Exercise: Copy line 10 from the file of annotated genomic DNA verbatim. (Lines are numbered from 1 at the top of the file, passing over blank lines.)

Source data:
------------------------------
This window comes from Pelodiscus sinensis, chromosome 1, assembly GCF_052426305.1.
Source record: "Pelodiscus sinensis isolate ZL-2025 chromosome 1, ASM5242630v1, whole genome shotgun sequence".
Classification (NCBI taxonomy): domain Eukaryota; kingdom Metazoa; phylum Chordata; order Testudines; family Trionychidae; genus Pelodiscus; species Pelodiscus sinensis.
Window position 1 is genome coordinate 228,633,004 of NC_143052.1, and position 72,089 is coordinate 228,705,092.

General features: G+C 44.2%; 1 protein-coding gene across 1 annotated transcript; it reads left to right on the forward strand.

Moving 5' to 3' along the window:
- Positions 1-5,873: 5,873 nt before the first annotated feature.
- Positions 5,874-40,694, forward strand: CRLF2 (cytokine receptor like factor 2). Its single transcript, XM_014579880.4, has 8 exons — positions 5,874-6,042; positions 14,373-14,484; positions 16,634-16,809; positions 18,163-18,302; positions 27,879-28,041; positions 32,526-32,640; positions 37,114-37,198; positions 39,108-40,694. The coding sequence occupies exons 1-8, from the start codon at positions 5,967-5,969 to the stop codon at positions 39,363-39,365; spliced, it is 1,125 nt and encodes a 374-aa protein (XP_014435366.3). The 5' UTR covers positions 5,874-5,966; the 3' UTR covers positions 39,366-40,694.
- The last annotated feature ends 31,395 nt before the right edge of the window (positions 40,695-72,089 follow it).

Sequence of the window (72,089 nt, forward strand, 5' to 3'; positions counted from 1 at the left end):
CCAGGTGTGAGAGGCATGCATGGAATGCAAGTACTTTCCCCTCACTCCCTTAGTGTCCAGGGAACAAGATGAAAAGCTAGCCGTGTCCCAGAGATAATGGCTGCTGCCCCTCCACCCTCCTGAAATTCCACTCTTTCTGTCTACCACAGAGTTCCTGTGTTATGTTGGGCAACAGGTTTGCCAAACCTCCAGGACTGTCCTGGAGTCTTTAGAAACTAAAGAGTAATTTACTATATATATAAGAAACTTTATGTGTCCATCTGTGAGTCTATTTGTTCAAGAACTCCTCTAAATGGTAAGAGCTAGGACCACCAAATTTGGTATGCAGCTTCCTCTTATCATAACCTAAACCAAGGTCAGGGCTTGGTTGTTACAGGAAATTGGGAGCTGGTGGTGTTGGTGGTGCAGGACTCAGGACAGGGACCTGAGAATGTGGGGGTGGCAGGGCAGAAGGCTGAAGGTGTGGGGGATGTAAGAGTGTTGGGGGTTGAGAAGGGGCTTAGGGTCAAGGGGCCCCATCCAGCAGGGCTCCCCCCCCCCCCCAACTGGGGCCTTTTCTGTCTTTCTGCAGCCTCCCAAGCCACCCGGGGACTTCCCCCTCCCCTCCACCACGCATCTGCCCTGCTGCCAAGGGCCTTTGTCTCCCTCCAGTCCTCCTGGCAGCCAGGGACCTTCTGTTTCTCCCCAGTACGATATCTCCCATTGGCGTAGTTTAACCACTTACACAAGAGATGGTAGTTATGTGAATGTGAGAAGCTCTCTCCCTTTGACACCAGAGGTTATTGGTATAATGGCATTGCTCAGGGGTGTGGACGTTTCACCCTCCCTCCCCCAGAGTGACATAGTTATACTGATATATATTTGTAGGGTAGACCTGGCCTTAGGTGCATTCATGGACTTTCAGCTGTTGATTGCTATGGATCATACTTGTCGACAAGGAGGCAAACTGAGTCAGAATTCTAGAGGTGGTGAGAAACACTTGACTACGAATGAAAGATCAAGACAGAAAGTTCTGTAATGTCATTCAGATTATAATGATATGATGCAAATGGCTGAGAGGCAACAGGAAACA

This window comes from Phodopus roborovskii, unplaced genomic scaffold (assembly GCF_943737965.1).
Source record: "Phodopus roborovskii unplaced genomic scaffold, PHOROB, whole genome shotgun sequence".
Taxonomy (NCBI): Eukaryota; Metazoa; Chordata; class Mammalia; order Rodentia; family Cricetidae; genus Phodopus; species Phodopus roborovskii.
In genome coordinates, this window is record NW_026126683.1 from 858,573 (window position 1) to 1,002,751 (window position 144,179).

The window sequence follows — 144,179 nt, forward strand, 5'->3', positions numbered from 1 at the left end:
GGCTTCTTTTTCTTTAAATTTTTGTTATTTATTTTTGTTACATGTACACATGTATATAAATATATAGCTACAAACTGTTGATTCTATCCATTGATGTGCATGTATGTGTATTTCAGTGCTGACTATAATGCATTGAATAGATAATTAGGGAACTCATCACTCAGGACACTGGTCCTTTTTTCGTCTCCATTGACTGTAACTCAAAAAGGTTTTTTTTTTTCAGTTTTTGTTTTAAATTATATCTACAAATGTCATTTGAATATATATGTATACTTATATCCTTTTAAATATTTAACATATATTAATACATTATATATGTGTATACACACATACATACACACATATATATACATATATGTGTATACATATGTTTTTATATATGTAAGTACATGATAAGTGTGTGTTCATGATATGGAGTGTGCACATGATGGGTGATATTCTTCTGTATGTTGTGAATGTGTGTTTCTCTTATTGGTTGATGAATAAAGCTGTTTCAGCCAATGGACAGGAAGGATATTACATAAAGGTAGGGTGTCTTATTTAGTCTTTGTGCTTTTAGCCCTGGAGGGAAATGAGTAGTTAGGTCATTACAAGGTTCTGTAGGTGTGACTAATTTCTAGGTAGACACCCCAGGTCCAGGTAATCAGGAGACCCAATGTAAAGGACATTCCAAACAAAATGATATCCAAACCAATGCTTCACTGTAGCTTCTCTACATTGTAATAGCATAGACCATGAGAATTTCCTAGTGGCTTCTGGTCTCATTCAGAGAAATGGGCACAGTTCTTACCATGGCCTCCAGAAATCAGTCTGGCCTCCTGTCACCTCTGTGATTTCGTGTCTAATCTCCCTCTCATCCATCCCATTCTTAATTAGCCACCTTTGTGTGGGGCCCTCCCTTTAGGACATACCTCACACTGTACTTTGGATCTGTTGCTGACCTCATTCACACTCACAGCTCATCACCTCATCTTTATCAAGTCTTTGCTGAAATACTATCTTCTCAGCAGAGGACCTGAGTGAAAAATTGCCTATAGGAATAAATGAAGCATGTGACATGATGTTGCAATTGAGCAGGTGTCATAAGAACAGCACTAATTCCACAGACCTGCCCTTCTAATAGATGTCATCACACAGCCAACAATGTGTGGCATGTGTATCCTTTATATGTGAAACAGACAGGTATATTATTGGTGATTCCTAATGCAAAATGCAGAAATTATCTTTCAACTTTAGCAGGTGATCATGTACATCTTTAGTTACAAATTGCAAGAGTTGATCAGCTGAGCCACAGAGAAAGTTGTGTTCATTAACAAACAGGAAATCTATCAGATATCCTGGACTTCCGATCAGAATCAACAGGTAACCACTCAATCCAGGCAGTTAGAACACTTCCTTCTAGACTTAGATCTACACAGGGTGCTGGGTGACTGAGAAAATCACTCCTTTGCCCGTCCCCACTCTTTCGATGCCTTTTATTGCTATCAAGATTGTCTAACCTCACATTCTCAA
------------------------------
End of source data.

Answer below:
Sequence of the window (72,089 nt, forward strand, 5' to 3'; positions counted from 1 at the left end):